3. Right-click in the white area of each disk and select Delete Volume for E and G. You will see the white area turn into diagonal lines when you do it right:

Disk Manager Window — Delete Volumes

Once complete, both disks will go from blue to black to show that the drives are unallocated.

Disk Manager Windows — Unallocated Volumes

4. Next, Right click the white part of the first disk and select New Striped Volume as shown below:

Disk Manager — New Striped Volume

A new window will pop-up when you do this.

5. Click Next in the new window. In the next window, you will be displayed both of your disks. Select the second disk and then click the add button as shown below.

New Striped Volume Wizard

After you click Add, both disks should show up on the right side of the window and the Totale volume size should be double:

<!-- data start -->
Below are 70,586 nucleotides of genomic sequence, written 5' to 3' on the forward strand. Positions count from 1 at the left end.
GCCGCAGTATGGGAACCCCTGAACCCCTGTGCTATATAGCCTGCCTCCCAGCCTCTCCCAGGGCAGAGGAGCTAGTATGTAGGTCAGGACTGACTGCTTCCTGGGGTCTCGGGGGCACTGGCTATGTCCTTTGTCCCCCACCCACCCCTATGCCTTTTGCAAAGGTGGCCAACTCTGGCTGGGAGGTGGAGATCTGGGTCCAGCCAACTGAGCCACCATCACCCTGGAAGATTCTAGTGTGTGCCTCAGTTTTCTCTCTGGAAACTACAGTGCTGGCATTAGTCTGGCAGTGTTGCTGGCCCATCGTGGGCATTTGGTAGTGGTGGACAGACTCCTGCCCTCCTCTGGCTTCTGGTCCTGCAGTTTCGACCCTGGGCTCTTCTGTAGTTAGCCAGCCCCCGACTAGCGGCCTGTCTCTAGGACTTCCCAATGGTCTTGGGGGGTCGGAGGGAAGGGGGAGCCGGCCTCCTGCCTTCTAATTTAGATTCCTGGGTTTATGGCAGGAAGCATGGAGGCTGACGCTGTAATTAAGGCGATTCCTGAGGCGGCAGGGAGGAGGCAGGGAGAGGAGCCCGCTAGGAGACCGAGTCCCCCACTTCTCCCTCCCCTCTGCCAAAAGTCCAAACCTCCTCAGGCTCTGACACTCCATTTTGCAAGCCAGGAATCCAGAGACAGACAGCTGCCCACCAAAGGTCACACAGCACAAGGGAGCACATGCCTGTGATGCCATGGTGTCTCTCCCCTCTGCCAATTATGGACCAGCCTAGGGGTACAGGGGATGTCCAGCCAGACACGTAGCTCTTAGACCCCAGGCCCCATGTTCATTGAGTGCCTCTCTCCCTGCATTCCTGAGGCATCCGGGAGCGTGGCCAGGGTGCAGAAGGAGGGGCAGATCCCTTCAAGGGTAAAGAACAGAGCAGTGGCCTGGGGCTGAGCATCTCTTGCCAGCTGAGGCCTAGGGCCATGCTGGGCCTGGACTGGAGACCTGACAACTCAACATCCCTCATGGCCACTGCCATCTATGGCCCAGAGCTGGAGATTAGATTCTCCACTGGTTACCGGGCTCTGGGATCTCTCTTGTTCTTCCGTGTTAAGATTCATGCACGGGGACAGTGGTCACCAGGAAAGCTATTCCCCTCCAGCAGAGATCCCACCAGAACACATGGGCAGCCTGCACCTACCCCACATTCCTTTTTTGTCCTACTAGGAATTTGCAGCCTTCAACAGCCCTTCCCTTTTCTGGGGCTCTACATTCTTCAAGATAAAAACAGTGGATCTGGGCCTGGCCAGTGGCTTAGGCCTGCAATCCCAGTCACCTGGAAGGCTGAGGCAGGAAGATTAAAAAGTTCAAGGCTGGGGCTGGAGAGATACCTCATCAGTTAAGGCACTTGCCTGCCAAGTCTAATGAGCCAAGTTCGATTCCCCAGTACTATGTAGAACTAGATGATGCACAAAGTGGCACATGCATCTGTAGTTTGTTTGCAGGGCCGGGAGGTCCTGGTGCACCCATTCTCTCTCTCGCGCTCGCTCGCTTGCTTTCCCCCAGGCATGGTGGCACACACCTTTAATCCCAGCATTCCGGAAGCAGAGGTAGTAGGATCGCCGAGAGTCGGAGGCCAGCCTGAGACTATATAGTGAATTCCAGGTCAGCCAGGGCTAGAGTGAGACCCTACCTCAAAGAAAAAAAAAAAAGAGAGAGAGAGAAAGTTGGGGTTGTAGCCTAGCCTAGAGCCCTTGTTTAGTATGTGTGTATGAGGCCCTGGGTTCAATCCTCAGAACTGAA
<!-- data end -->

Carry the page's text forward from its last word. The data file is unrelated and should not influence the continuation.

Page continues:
Once you verify this, click next

6. On the next screen, pick the drive letter you want and then click next

7. The next window will display options on how to format the volume. Make sure to select NTFS, the default allocation size and label your new volume. I’m currently experimenting with a 64k allocation size, so you can try that as well if you wish. I don’t know what impacts it will have though. In my testing, 64k did speed up a single plot by a few minutes. Also make sure that Perform a Quick Format is checked. Then click Next.

8. The final window displays all the settings you have chosen. If this is correct, click Finish.